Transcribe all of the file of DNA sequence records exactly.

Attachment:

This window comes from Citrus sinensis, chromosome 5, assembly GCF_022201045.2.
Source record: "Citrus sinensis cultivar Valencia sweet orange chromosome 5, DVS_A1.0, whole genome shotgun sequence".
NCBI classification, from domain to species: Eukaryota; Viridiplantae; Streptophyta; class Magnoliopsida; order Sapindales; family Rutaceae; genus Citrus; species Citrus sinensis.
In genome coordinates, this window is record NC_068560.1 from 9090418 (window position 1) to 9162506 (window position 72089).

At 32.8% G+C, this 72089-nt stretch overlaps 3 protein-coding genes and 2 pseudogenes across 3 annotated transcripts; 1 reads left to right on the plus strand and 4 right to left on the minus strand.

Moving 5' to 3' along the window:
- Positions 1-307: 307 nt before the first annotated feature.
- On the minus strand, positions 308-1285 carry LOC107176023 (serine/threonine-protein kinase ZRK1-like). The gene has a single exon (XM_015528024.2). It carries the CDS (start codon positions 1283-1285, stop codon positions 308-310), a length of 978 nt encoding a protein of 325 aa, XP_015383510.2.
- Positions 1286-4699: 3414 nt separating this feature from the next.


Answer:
This window comes from Citrus sinensis, chromosome 5, assembly GCF_022201045.2.
Source record: "Citrus sinensis cultivar Valencia sweet orange chromosome 5, DVS_A1.0, whole genome shotgun sequence".
NCBI classification, from domain to species: Eukaryota; Viridiplantae; Streptophyta; class Magnoliopsida; order Sapindales; family Rutaceae; genus Citrus; species Citrus sinensis.
In genome coordinates, this window is record NC_068560.1 from 9090418 (window position 1) to 9162506 (window position 72089).

At 32.8% G+C, this 72089-nt stretch overlaps 3 protein-coding genes and 2 pseudogenes across 3 annotated transcripts; 1 reads left to right on the plus strand and 4 right to left on the minus strand.

Moving 5' to 3' along the window:
- Positions 1-307: 307 nt before the first annotated feature.
- On the minus strand, positions 308-1285 carry LOC107176023 (serine/threonine-protein kinase ZRK1-like). The gene has a single exon (XM_015528024.2). It carries the CDS (start codon positions 1283-1285, stop codon positions 308-310), a length of 978 nt encoding a protein of 325 aa, XP_015383510.2.
- Positions 1286-4699: 3414 nt separating this feature from the next.